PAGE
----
The First Move
Even with our bad luck on a Friday, Dan and I still decided to leave for Stuart after lunch that day. We really wanted to be able to reach Lantana before Monday when Dan’s new job would start, especially since we had already dropped off one of our cars there on Thursday night. We prepared ourselves (again) to leave and shoved off with some help from the marina worker. As the boat started reversing, however, Dan quickly realized that he had underestimated the power of prop-walk when reversing a large boat. While we had read about it before, we had never experienced the effects ourselves and so were not really prepared for how to deal with it properly. Dan quickly adjusted his plan for getting out of the marina safely and got us into the canal, but we realized that we were going to have problems at the end of the day getting the boat stern-to the dock.
Before we could worry about that we had the locks to transit. As we got within approximately a mile from the locks, we radioed in to let them know we were coming. We were somewhat surprised when the reply was a sarcastic “I can’t see you yet.” Apparently, at the St. Lucie Locks they won’t even respond to information until you are within sight of the operator. Luckily, everything still went quite smooth once we got into the locks as we had hoped when watching the previous day. The only negative about going through the locks was the dramatic decrease in wind when you are inside. The drop in wind and requirement that everyone be wearing life-jackets made for a very hot crew, as we haven’t yet purchased the inflatable PFD’s. After that experience, we certainly can understand why the inflatable kind are so much more desirable.
The next obstacle we had was the Roosevelt drawbridge that we had to go through. According to bridge schedules online, the bridge opened every half hour on Monday-Friday. As we were getting close to the bridge, we thought we would have about a 20 minute wait until the next opening, so Dan slowed us down quite a bit in order to come to the bridge right at the opening time. About the time that we were coming into full slight of the bridge, we could hear over the VHF radio another boat requesting the bridge to be opened. The operator responded that he could open it but that a train would be coming through soon and he didn’t have control of when the secondary train bridge would close. We had no idea we could’ve just requested the bridge to be opened and we definitely didn’t want to wait for the train, so Dan threw the throttle down to try to beat the clock. We radioed the operator to let him know we were coming and he assured us he would keep his bridge open for us but again warned that he had no control over the train bridge, but it “wasn’t moving yet”.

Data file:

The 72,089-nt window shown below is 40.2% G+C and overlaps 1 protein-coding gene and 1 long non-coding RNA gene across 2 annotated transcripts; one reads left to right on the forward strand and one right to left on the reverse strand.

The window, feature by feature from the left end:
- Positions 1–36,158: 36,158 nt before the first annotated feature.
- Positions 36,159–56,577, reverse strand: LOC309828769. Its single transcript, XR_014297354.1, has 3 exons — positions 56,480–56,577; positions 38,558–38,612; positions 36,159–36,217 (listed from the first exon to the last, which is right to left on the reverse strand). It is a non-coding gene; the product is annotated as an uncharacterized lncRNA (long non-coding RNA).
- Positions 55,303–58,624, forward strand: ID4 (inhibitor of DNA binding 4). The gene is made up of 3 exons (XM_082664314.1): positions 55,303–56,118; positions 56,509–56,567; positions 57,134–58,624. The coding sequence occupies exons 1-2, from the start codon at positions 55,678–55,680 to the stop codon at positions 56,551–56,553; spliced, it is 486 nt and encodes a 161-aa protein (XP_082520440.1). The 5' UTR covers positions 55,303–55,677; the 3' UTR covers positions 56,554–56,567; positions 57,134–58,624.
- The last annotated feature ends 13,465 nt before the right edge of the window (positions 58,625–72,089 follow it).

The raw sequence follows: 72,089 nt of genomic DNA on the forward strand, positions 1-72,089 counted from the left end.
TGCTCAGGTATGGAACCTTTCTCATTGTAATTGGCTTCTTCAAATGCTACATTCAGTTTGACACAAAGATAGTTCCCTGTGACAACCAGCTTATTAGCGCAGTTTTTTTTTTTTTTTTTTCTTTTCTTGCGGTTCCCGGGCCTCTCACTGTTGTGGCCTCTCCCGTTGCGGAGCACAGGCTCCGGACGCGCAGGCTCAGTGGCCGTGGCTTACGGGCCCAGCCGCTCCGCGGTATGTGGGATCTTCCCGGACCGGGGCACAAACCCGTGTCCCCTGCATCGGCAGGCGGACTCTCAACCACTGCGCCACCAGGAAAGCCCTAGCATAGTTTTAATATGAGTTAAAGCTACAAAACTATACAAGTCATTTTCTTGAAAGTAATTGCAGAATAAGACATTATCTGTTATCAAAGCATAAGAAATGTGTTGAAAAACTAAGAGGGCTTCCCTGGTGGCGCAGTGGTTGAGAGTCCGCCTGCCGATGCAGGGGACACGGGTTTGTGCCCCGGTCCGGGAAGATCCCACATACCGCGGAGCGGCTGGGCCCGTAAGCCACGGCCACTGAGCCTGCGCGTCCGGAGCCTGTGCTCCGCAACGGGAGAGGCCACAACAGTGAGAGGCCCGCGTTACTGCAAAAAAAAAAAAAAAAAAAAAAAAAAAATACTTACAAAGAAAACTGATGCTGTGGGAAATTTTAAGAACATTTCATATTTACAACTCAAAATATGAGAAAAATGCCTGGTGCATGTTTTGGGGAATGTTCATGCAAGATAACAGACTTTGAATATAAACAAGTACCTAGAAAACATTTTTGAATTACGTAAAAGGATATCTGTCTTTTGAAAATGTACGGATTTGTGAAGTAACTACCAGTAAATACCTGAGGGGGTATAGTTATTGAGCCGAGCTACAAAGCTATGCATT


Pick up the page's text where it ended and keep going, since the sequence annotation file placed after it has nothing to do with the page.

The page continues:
Let me just say that you should never be in a hurry on a sailboat. Even going as fast as our engine would push us, we were definitely moving at less than 10 miles an hour. Some people joke that taking a sailboat around the world would be faster if you just walked and I can see that they weren’t entirely kidding. In any case, we got past as the lights started to flash announcing the imminent closing of the train bridge. We could now see our home for the evening but still had to figure out how to come into it safely. We had to pass the marina by a fair amount before turning back towards it to stay in the channel; we definitely didn’t want to bottom out after a long day.
As we came around the corner of the docks to get to our assigned slip, we had a moment of panic. The time had come to park the boat, and we were in the inside corner with boats all around…no room to maneuver at all. Amazingly, there were people walking down the docks near our slip who asked if we needed help docking and we accepted. With their help and the help of our new next-door (next-slip?) neighbors, we were able to wrangle the boat into the slip and get her all tied down. Our first journey had come to an end with no damage to life or property. I’d call that a success.